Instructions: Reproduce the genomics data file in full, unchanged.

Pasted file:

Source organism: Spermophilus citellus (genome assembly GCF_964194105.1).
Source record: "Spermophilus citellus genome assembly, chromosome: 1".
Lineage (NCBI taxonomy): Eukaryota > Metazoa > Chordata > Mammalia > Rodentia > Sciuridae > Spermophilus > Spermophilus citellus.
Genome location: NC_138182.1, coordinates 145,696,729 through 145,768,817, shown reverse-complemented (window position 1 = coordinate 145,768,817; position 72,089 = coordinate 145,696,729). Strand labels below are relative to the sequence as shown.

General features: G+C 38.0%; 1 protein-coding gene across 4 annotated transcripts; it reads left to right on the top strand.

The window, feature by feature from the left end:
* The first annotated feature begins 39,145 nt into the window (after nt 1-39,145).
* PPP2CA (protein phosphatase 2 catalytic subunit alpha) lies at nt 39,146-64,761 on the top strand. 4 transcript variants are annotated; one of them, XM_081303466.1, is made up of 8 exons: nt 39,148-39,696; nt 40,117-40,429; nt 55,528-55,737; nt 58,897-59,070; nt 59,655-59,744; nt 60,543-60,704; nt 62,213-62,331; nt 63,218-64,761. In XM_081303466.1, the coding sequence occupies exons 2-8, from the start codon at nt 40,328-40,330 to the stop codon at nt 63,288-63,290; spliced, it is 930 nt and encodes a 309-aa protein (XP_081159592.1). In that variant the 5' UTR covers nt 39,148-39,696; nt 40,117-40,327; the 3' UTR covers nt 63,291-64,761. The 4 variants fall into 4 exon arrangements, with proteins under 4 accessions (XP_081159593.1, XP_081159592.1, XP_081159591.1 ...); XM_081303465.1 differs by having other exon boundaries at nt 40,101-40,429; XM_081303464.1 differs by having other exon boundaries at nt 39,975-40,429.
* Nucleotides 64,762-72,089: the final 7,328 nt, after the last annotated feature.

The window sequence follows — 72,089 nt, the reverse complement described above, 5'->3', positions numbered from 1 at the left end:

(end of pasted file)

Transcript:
Source organism: Spermophilus citellus (genome assembly GCF_964194105.1).
Source record: "Spermophilus citellus genome assembly, chromosome: 1".
Lineage (NCBI taxonomy): Eukaryota > Metazoa > Chordata > Mammalia > Rodentia > Sciuridae > Spermophilus > Spermophilus citellus.
Genome location: NC_138182.1, coordinates 145,696,729 through 145,768,817, shown reverse-complemented (window position 1 = coordinate 145,768,817; position 72,089 = coordinate 145,696,729). Strand labels below are relative to the sequence as shown.

General features: G+C 38.0%; 1 protein-coding gene across 4 annotated transcripts; it reads left to right on the top strand.

The window, feature by feature from the left end:
* The first annotated feature begins 39,145 nt into the window (after nt 1-39,145).
* PPP2CA (protein phosphatase 2 catalytic subunit alpha) lies at nt 39,146-64,761 on the top strand. 4 transcript variants are annotated; one of them, XM_081303466.1, is made up of 8 exons: nt 39,148-39,696; nt 40,117-40,429; nt 55,528-55,737; nt 58,897-59,070; nt 59,655-59,744; nt 60,543-60,704; nt 62,213-62,331; nt 63,218-64,761. In XM_081303466.1, the coding sequence occupies exons 2-8, from the start codon at nt 40,328-40,330 to the stop codon at nt 63,288-63,290; spliced, it is 930 nt and encodes a 309-aa protein (XP_081159592.1). In that variant the 5' UTR covers nt 39,148-39,696; nt 40,117-40,327; the 3' UTR covers nt 63,291-64,761. The 4 variants fall into 4 exon arrangements, with proteins under 4 accessions (XP_081159593.1, XP_081159592.1, XP_081159591.1 ...); XM_081303465.1 differs by having other exon boundaries at nt 40,101-40,429; XM_081303464.1 differs by having other exon boundaries at nt 39,975-40,429.
* Nucleotides 64,762-72,089: the final 7,328 nt, after the last annotated feature.

The window sequence follows — 72,089 nt, the reverse complement described above, 5'->3', positions numbered from 1 at the left end: